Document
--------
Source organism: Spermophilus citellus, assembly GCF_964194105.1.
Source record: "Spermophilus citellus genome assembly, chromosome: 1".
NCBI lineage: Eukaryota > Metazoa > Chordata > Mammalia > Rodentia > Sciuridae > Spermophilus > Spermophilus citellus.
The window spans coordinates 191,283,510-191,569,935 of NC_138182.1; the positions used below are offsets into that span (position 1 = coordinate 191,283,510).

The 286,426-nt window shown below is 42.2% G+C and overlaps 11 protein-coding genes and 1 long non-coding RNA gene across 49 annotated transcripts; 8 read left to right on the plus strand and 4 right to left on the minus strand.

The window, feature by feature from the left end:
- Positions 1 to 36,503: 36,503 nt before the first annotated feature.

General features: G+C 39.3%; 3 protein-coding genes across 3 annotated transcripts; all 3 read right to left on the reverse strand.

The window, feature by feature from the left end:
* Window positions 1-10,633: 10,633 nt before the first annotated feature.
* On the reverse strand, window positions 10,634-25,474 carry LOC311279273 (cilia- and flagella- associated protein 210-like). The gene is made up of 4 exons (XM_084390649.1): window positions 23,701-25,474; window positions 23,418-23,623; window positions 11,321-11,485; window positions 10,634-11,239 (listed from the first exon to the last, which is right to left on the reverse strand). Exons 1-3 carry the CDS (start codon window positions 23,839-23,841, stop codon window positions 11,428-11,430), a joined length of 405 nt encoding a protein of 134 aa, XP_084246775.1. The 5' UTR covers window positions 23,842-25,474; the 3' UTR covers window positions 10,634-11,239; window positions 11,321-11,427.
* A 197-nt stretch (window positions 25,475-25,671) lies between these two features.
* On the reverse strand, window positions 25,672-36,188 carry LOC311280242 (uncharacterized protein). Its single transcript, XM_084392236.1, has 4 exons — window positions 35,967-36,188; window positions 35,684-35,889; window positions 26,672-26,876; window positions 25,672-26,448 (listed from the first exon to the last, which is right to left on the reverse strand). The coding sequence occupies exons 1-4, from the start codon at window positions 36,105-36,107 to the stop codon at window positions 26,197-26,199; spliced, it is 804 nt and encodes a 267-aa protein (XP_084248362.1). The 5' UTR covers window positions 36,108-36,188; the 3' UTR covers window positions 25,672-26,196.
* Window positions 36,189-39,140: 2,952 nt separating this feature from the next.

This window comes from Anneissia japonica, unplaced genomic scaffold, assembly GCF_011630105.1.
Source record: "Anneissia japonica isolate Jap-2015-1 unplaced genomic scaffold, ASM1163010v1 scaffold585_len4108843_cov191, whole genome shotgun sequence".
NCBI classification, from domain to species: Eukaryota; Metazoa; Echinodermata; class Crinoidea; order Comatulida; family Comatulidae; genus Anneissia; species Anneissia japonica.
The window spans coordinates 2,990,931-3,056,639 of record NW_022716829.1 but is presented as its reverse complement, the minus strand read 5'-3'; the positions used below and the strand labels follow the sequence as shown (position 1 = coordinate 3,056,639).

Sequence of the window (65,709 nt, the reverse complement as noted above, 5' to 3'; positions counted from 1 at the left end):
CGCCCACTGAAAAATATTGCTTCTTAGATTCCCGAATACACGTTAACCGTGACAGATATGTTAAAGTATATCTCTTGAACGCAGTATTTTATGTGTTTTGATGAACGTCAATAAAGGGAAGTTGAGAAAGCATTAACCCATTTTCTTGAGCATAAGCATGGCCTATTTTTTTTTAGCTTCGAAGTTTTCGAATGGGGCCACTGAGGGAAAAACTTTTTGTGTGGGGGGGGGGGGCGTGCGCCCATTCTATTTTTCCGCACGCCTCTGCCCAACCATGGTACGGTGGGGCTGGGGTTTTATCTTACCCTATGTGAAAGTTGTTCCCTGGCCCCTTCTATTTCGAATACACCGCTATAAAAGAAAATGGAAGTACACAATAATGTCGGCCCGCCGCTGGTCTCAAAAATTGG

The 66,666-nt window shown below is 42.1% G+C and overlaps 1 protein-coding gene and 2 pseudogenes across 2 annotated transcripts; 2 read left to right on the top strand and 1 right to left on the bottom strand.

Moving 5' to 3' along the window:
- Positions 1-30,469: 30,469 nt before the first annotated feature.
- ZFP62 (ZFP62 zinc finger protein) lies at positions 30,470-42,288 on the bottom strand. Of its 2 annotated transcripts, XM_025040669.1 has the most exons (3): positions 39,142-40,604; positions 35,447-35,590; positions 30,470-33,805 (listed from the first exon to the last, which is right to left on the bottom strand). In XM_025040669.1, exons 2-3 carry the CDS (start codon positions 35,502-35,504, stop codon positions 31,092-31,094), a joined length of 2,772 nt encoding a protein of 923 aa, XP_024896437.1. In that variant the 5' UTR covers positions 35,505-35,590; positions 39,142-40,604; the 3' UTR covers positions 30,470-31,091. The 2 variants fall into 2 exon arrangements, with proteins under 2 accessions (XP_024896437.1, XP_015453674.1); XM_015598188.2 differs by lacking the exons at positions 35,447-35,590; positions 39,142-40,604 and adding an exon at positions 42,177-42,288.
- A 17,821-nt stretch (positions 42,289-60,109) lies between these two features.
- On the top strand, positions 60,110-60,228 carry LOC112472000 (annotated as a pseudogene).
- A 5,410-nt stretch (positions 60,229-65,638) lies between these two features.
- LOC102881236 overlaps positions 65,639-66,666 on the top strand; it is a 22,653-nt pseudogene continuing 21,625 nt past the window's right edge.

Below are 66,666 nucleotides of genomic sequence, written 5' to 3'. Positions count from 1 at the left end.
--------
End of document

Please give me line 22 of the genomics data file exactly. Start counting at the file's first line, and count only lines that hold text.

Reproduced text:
Moving 5' to 3' along the window: